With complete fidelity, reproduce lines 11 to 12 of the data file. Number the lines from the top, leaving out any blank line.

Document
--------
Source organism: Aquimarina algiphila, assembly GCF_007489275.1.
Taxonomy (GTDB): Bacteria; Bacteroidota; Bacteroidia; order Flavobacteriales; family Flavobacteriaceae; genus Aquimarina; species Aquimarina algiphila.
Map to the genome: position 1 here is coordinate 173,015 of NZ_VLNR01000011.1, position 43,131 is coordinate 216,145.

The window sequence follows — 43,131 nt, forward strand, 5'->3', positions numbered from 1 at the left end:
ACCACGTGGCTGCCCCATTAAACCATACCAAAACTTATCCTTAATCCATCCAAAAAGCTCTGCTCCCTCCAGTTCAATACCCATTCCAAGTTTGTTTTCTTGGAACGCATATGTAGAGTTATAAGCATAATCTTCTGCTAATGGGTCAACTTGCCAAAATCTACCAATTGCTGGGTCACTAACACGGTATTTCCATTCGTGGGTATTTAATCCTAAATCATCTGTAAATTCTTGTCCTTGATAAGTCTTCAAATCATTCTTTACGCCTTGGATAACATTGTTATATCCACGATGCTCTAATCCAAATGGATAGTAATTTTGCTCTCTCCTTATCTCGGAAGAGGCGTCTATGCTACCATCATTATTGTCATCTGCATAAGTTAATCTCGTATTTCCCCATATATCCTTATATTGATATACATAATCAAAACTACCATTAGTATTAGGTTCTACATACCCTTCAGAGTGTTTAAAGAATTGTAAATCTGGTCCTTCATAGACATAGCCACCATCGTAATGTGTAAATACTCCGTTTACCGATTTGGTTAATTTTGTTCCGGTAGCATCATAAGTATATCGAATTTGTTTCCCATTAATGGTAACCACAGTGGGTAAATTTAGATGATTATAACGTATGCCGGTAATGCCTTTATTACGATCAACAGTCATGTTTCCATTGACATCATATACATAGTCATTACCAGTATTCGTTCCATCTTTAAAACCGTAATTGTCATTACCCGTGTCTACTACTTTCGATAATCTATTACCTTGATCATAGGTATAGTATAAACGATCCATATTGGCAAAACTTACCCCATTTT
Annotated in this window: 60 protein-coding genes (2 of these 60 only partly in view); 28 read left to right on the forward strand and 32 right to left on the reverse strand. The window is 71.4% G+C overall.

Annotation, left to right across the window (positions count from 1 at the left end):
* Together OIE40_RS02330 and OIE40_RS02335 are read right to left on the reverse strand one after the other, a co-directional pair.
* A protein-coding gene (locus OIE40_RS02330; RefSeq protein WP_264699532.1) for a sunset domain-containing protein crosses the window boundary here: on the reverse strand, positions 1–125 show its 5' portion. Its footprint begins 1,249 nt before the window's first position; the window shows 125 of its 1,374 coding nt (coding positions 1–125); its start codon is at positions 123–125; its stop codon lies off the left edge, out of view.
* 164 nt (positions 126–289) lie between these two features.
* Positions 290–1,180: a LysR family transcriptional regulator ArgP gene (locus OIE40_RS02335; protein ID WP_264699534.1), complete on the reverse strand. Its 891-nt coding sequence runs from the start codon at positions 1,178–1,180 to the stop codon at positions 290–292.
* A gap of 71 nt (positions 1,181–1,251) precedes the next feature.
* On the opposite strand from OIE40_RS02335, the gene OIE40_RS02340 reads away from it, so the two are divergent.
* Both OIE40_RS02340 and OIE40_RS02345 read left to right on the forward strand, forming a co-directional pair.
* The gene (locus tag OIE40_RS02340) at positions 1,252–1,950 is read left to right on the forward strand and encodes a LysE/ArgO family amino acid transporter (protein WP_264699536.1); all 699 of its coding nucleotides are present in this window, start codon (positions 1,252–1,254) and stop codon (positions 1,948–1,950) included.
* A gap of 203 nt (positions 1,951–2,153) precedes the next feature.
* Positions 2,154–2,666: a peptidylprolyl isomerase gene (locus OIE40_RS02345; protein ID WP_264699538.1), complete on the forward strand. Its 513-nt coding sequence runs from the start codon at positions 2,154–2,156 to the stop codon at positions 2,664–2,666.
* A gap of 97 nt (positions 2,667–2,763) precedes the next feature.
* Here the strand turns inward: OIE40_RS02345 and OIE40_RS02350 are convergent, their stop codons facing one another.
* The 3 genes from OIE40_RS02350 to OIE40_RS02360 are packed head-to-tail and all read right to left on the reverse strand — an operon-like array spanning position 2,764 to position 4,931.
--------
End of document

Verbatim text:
* Positions 290–1,180: a LysR family transcriptional regulator ArgP gene (locus OIE40_RS02335; protein ID WP_264699534.1), complete on the reverse strand. Its 891-nt coding sequence runs from the start codon at positions 1,178–1,180 to the stop codon at positions 290–292.
* A gap of 71 nt (positions 1,181–1,251) precedes the next feature.